The Canadian National 5562 locomotive near Lake Chevreuils on its way to Montreal.
Source: Canadian Rail, No. 135, 1962
The Laurentian landscape, with its uneven terrain and natural obstacles, presented ignificant challenges for the constructionof the railway. The company therefore chose a 36-inch (914.4 mm) narrow gauge track, which was used in the mountains for its tighter curves, better suited to the terrain. According to a newspaper of the time, the rails were imported from Belgium because they were cheaper than elsewhere, and the cars were built by the company itself.
'... the 'Montfort Colonization Railway' [is a] veritable serpentine of steel clinging to the sides of superb mountains, dashing through the middle of clear lakes, such as Chevreuils Lake, which it cuts in half, and also the great Lake Saint-François-Xavier, over a good third of which the alert and solid little convoy seems to swim without a care...' Le Monde Illustré, Saturday August 8, 1896.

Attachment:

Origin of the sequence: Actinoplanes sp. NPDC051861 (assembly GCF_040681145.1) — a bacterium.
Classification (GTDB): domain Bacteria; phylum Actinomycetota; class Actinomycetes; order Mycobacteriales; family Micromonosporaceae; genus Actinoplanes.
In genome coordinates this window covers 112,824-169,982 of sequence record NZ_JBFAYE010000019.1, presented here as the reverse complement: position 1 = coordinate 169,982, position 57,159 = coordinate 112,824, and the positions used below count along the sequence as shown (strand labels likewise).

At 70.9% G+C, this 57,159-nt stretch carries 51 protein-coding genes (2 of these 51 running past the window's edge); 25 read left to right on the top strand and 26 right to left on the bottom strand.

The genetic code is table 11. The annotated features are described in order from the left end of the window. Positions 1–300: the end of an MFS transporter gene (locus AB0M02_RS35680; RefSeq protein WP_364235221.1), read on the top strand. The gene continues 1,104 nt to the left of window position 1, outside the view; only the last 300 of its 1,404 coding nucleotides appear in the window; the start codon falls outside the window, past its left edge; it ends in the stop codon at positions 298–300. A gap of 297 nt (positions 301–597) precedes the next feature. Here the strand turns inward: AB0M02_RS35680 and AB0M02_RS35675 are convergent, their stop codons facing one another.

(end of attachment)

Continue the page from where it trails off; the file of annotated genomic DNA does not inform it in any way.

In 1897, the track was converted to the standard 56.5 inches (1,435 mm) to facilitate branching out to the wider network. Around 1926, the railroad, now owned by the Canadian National Railway, reached what would be its last station nine miles (14.5 km) from Saint-Rémi-d'Amherst, where there were kaolin and silica mines.